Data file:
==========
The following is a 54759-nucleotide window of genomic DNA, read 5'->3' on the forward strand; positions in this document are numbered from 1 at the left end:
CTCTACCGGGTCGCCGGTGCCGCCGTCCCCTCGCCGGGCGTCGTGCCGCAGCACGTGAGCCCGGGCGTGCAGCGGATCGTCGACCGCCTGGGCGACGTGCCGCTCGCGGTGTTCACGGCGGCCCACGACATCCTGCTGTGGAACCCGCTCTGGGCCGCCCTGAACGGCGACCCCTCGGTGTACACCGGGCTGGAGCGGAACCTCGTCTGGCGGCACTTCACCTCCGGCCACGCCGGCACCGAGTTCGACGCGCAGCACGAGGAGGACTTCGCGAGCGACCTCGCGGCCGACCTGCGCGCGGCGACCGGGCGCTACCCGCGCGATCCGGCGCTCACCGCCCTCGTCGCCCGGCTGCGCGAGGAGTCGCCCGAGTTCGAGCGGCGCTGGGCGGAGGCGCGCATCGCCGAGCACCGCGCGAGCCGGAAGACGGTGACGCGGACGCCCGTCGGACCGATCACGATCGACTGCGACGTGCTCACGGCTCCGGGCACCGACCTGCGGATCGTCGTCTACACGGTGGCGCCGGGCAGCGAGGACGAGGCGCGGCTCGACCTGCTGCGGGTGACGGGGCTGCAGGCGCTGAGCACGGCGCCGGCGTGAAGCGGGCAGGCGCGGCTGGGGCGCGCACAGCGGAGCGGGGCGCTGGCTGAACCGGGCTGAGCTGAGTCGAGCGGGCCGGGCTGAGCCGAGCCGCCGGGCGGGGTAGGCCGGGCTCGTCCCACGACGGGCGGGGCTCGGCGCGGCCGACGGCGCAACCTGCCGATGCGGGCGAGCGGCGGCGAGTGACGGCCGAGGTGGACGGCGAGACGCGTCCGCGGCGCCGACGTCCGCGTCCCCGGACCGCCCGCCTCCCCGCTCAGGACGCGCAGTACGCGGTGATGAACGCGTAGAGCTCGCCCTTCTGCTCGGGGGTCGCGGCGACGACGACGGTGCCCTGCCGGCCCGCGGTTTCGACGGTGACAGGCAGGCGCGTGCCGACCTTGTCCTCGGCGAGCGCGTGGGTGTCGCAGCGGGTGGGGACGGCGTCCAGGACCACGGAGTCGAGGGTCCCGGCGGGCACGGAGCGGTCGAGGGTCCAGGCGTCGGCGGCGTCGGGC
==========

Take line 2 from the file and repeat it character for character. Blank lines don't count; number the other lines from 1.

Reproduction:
CTCTACCGGGTCGCCGGTGCCGCCGTCCCCTCGCCGGGCGTCGTGCCGCAGCACGTGAGCCCGGGCGTGCAGCGGATCGTCGACCGCCTGGGCGACGTGCCGCTCGCGGTGTTCACGGCGGCCCACGACATCCTGCTGTGGAACCCGCTCTGGGCCGCCCTGAACGGCGACCCCTCGGTGTACACCGGGCTGGAGCGGAACCTCGTCTGGCGGCACTTCACCTCCGGCCACGCCGGCACCGAGTTCGACGCGCAGCACGAGGAGGACTTCGCGAGCGACCTCGCGGCCGACCTGCGCGCGGCGACCGGGCGCTACCCGCGCGATCCGGCGCTCACCGCCCTCGTCGCCCGGCTGCGCGAGGAGTCGCCCGAGTTCGAGCGGCGCTGGGCGGAGGCGCGCATCGCCGAGCACCGCGCGAGCCGGAAGACGGTGACGCGGACGCCCGTCGGACCGATCACGATCGACTGCGACGTGCTCACGGCTCCGGGCACCGACCTGCGGATCGTCGTCTACACGGTGGCGCCGGGCAGCGAGGACGAGGCGCGGCTCGACCTGCTGCGGGTGACGGGGCTGCAGGCGCTGAGCACGGCGCCGGCGTGAAGCGGGCAGGCGCGGCTGGGGCGCGCACAGCGGAGCGGGGCGCTGGCTGAACCGGGCTGAGCTGAGTCGAGCGGGCCGGGCTGAGCCGAGCCGCCGGGCGGGGTAGGCCGGGCTCGTCCCACGACGGGCGGGGCTCGGCGCGGCCGACGGCGCAACCTGCCGATGCGGGCGAGCGGCGGCGAGTGACGGCCGAGGTGGACGGCGAGACGCGTCCGCGGCGCCGACGTCCGCGTCCCCGGACCGCCCGCCTCCCCGCTCAGGACGCGCAGTACGCGGTGATGAACGCGTAGAGCTCGCCCTTCTGCTCGGGGGTCGCGGCGACGACGACGGTGCCCTGCCGGCCCGCGGTTTCGACGGTGACAGGCAGGCGCGTGCCGACCTTGTCCTCGGCGAGCGCGTGGGTGTCGCAGCGGGTGGGGACGGCGTCCAGGACCACGGAGTCGAGGGTCCCGGCGGGCACGGAGCGGTCGAGGGTCCAGGCGTCGGCGGCGTCGGGC